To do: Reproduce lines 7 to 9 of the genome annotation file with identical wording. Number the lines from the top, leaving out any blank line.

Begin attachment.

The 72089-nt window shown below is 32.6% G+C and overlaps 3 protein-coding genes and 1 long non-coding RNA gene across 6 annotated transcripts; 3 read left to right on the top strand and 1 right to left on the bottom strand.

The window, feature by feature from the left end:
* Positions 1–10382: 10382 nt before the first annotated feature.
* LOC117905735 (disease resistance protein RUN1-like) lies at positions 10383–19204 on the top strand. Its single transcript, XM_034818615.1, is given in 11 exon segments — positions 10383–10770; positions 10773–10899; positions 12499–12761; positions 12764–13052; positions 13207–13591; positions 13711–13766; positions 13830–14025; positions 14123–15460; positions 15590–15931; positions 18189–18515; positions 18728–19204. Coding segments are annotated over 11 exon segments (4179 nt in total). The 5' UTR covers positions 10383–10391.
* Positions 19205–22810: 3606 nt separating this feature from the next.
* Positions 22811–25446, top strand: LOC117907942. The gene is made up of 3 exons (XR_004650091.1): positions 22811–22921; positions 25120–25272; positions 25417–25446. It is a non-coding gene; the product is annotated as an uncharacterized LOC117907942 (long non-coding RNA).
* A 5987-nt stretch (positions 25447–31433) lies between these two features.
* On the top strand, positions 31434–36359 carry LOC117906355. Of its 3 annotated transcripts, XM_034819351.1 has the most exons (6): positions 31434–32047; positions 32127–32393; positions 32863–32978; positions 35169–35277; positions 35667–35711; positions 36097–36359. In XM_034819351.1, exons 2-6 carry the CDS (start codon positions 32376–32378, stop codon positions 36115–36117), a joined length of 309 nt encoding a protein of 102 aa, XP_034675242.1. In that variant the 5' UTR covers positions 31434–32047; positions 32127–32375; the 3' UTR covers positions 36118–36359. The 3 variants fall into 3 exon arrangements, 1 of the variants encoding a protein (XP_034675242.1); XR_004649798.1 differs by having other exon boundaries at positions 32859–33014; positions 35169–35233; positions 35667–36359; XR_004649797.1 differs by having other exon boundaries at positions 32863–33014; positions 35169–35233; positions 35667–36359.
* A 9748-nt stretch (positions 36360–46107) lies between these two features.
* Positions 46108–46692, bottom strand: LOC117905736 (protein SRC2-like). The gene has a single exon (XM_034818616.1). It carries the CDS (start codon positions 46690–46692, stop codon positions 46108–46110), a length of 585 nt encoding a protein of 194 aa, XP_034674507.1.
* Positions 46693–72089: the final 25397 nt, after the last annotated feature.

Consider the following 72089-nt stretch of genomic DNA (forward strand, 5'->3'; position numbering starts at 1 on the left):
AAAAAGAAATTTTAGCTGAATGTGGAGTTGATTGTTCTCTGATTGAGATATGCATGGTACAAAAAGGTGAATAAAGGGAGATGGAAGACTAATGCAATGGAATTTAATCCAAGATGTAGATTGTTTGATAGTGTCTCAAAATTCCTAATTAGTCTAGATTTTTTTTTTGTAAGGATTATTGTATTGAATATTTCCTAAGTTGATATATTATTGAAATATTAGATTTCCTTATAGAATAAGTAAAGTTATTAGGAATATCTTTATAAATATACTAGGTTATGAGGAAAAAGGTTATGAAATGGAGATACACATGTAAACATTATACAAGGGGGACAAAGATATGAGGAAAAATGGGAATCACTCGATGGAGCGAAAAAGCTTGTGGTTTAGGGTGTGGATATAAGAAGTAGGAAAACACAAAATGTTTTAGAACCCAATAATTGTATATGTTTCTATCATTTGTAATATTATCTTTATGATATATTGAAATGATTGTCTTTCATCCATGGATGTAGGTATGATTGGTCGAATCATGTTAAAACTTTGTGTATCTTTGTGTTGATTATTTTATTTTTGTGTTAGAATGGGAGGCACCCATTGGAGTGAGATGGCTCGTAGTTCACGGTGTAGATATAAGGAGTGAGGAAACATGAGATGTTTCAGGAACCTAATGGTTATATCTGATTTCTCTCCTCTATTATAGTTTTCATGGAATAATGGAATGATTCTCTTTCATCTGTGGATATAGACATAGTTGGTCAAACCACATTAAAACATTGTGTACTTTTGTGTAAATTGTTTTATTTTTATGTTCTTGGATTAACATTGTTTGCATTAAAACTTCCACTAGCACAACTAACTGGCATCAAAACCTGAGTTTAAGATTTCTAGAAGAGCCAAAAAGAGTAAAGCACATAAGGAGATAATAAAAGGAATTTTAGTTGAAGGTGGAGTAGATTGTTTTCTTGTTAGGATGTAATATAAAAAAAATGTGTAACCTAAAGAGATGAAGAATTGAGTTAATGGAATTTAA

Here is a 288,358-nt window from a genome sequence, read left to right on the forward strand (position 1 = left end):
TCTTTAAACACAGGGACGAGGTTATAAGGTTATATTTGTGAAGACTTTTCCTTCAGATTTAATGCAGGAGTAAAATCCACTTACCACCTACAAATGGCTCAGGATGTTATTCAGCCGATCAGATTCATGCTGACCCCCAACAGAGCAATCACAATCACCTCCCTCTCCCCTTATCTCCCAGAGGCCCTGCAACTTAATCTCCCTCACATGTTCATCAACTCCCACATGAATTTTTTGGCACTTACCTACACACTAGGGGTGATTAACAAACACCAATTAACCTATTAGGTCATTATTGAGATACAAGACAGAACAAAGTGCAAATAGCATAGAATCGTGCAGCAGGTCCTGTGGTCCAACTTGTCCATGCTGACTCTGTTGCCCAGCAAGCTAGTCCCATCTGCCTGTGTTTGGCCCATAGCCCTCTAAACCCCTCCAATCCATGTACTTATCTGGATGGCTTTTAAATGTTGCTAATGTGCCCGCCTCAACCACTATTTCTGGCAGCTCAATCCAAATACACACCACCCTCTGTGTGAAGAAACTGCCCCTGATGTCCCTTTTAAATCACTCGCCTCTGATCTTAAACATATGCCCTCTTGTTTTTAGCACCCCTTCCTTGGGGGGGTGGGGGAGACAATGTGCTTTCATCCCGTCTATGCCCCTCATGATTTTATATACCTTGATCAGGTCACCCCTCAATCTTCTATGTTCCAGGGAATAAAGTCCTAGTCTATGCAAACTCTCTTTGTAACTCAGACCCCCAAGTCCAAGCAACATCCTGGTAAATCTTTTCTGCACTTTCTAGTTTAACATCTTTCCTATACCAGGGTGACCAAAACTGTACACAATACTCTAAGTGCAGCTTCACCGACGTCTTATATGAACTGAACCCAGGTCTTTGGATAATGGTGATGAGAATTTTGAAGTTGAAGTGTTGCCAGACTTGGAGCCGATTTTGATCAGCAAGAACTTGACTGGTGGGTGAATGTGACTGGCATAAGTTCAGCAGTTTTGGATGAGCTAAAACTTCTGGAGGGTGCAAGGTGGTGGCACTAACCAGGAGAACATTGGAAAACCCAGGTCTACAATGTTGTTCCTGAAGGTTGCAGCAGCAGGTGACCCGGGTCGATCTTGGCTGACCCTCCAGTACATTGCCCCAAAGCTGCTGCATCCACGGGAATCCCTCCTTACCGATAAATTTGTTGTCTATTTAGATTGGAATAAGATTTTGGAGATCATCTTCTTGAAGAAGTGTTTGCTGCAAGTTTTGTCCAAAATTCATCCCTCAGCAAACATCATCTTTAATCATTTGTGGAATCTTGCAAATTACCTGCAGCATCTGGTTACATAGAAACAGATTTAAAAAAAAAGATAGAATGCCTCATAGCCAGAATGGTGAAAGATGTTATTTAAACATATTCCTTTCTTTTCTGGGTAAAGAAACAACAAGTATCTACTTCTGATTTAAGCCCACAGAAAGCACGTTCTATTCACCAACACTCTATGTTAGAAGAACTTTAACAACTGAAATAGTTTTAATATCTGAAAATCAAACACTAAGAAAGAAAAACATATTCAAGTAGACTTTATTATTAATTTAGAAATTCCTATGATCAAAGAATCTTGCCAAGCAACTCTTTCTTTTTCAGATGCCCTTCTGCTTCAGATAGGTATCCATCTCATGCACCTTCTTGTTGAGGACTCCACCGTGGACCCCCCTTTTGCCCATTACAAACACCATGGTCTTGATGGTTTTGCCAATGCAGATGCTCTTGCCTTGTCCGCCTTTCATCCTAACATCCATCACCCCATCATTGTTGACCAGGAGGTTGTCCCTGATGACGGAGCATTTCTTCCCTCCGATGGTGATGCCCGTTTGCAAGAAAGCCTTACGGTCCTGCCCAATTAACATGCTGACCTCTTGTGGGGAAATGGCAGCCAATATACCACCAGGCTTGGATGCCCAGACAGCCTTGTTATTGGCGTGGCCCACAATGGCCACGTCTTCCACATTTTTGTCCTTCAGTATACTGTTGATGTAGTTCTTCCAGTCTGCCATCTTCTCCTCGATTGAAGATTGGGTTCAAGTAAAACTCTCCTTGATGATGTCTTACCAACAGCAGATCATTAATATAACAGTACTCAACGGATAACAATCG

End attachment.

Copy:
* A 5987-nt stretch (positions 25447–31433) lies between these two features.
* On the top strand, positions 31434–36359 carry LOC117906355. Of its 3 annotated transcripts, XM_034819351.1 has the most exons (6): positions 31434–32047; positions 32127–32393; positions 32863–32978; positions 35169–35277; positions 35667–35711; positions 36097–36359. In XM_034819351.1, exons 2-6 carry the CDS (start codon positions 32376–32378, stop codon positions 36115–36117), a joined length of 309 nt encoding a protein of 102 aa, XP_034675242.1. In that variant the 5' UTR covers positions 31434–32047; positions 32127–32375; the 3' UTR covers positions 36118–36359. The 3 variants fall into 3 exon arrangements, 1 of the variants encoding a protein (XP_034675242.1); XR_004649798.1 differs by having other exon boundaries at positions 32859–33014; positions 35169–35233; positions 35667–36359; XR_004649797.1 differs by having other exon boundaries at positions 32863–33014; positions 35169–35233; positions 35667–36359.
* A 9748-nt stretch (positions 36360–46107) lies between these two features.